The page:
The invasive diagnostic tests include Amniocentesis (Amniotic Fluid Test [AFT], performed 16-20 weeks into the pregnancy), placental biopsy (8-12 weeks into the pregnancy), or fetal blood sampling (from week 20 onwards).

Physical and mental characteristics of Down syndrome

Down syndrome children share a number of common clinical characteristics, but you rarely find all of them or even most of them in one single person with Down syndrome.

Some of the more common physical characteristics:
Facial characteristics: a flat facial profile, mostly a flat and wide nasal bridge while the nose is relatively small, a relatively round head, slanted eyes, small ears and a narrow structure of the auditory duct, smooth hair, a line crossing the width of the skin in the palm, a small mouth and a relatively large tongue.
General characteristics: small head, low muscle tone and muscle weakness, general limpness in the joint straps, small hands, short fingers, a large gap between the tow and the second finger in the foot.

These and other physical characteristics can lead to several problems common with Down syndrome children, for example: The low muscle tone and the significant limpness of the joints lead to substantial restrictions in movement, and so Down syndrome children, especially babies, can develop defective motor-movement control and can cause slow development of gentle motor skills and of coarser motor skills (crawling, sitting, standing, walking) relative to other children of their age. Today, using occupational therapy and physiotherapy, these abilities can be significantly improved.

The size of babies with Down syndrome at the time of birth is mostly small to average, but they tend to grow in a slower rate than their peers – which leads to them being smaller compared to others their age. There are special growth curves for Down syndrome babies.

Medical conditions related to Down Syndrome

Down syndrome patients have typical medical problems, involving various systems in the body, which might risk their health after birth, during their growth and development, and even in an older age.

For example, about 40% of Down syndrome children have cardiac birth defects and have a risk of developing respiratory problems.

Most children with Down syndrome suffer from visual and auditory problems: hearing problems can be caused by accumulation of fluid in the middle ear, as well as by the unique ear structure characteristic of this syndrome. Characteristic problems in the visual system include "Lazy Eye" (Amblyopia / ‎Strabismus) and Cataract. For these reasons, hearing tests and eye tests are required a short time after birth, to improve these systems' functioning and to discover defects and disorders as early as possible.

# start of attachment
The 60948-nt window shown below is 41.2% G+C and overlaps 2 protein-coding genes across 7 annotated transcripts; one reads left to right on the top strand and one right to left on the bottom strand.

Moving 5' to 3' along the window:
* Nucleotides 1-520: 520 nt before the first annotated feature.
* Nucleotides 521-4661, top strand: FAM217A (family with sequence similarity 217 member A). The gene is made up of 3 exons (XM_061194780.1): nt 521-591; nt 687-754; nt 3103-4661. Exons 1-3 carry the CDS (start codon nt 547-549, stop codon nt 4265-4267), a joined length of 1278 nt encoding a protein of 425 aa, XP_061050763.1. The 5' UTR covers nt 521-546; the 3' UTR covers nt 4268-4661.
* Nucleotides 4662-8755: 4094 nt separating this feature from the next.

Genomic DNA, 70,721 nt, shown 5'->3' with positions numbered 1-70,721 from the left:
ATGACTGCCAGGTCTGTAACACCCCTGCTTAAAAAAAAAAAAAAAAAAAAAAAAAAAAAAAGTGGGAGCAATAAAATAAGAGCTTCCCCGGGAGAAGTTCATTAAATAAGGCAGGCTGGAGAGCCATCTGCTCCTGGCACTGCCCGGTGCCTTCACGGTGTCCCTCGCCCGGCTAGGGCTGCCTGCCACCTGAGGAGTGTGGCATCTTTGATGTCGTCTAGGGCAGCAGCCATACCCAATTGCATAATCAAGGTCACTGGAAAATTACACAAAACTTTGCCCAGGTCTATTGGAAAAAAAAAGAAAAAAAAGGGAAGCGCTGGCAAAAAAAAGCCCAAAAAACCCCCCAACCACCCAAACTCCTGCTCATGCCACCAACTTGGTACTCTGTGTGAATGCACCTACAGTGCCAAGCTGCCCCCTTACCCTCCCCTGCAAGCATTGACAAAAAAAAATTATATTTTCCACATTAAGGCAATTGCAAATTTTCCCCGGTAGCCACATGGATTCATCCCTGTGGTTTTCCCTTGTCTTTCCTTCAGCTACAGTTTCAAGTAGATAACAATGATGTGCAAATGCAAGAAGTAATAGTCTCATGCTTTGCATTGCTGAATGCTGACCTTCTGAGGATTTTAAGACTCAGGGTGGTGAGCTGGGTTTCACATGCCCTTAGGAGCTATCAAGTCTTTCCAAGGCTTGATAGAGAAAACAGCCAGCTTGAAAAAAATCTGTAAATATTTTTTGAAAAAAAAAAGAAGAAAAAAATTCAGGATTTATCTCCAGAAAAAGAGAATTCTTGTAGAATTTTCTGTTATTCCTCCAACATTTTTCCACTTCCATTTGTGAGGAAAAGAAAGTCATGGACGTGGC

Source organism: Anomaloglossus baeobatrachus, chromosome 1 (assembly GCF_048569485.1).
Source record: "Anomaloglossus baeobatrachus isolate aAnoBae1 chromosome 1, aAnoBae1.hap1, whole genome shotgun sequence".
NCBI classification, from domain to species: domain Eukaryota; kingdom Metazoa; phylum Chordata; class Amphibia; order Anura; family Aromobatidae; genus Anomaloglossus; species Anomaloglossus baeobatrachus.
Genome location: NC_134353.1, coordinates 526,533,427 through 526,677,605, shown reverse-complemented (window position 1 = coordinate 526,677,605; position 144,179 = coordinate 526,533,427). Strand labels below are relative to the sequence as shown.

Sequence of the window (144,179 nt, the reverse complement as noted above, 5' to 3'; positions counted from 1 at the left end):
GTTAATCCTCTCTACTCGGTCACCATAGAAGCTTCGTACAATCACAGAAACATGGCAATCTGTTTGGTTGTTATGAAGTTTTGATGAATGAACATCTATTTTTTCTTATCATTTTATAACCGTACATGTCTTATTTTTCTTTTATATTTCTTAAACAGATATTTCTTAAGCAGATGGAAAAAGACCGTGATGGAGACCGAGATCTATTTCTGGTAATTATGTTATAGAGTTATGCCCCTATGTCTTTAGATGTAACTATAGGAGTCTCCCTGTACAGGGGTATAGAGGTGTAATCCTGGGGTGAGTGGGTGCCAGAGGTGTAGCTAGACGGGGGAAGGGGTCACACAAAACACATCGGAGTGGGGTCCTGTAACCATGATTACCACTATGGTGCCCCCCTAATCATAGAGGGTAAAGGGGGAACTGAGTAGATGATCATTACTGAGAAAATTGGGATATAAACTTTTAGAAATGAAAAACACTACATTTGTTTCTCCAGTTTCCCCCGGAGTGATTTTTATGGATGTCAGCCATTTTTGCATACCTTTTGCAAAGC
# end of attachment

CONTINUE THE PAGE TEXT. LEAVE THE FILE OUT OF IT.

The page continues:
Additional commonly found medical problems in Down syndrome children include hypothyroidism (which in turn can cause a delay in development and obesity), short body height, digestion problems (a relatively high prevalence of internal blockages, constipation, Celiac), high susceptibility to infection, characteristic orthopedic problems and skin problems. Most of the medical conditions described above require early diagnosis and early and continuous treatment, in order to improve the medical, developmental and functional condition.

The life expectancy of a child born with Down syndrome has significantly risen in the past few years, and it now stands at 55 years. We predict an increase in the life expectancy with the progress of modern medicine and the general improvement in health services. About adults with Down syndrome, we will only say that typical old-age problems, such as Dementia, Alzheimer's, and Osteoporosis, appear relatively early and in high prevalence compared to the general population.

The syndrome also affects a variety of the children's mental functions – language, speech, pronunciation, expressiveness, comprehension, communication, reading and writing and more. It is acceptable to say that Down syndrome patients suffer from different degrees of mental retardation. However, it is important to remember that many intelligence tests depend mostly on the subjects' expressive abilities, and because Down syndrome patients have typical problem in that area, their IQ grades can be lower than they deserve.

The external and internal physical attributes cannot predict the child's future mental abilities.

The special character of Down syndrome children

Typically, Down syndrome children have a pleasant and convenient temperament, and they are friendly and make friends easily. In addition it is known they are naïve, they have a good wide heart, and they have keen senses for everything concerning emotional intelligence.